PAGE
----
Sunday, June 04, 2006

Stupid Tiger Tricks

[EDIT 22-09-2006: There is a bug on the mapWith code below. I explain what happened here.]

One of the things that bugs me about Java is that it lacks literal constructs for creating lists and maps*. This, coupled with the profusion of casts, can lead to APIs prefering arrays over collections, which are otherwise much easier to handle. Java 5 (Tiger) brought generics, helping to minimize all those annoying casts, but the verbosity for initializing collections is still an issue. Here is the result of a quick hack to try and improve things a bit:

public class Web2dot0 {
private List<String> buzzwords =
listWith("mashup", "AJAX", "bottom-up", "tagging");
private Map<Integer, String> strategy =
mapWith(pair(1, "Pretty AJAX UI"), pair(3, "profit!"));

This was implemented using an utility class with the following static members:

public class CollectionUtils {
public static <E> List<E> listWith(E... items) {
return Arrays.asList(items);
public static <K, V> Map<K, V> mapWith(Map.Entry<K, V>... entries) {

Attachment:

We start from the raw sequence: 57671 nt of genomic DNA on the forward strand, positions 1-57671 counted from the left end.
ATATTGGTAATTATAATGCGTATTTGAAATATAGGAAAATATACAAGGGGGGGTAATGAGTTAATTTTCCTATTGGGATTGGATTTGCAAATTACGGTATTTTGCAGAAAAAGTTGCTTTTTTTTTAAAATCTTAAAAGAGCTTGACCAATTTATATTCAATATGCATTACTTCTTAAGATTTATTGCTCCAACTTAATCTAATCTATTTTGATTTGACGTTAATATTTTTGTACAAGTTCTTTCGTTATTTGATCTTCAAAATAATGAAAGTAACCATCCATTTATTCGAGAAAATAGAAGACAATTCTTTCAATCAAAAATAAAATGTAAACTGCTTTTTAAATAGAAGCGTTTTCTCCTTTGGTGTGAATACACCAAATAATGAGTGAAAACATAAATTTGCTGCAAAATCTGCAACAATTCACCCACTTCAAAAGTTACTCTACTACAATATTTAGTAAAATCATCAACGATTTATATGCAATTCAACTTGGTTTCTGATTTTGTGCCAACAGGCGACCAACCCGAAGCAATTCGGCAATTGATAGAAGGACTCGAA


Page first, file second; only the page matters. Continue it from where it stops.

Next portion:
HashMap<K, V> map = new HashMap<K, V>();
for (Map.Entry<K, V> eachEntry : entries)
map.put(eachEntry.getKey(), eachEntry.getValue());
return map;
public static <K, V> Map.Entry<K, V> pair(K key, V val) {
return new ImmutablePair<K, V>(key, val);
public static final class ImmutablePair<K, V> implements Map.Entry<K,V> {...}

The listWith(), mapWith() and pair() methods were then static imported in the client class.

* And now the geniouses at the JCP want to create XML literals. That reminds me of a comment I read in Taenembaun's computer organization book, saying that if programmers could have their way in the chip design process, opperations like branchAndDoPayroll would be part of the ISA.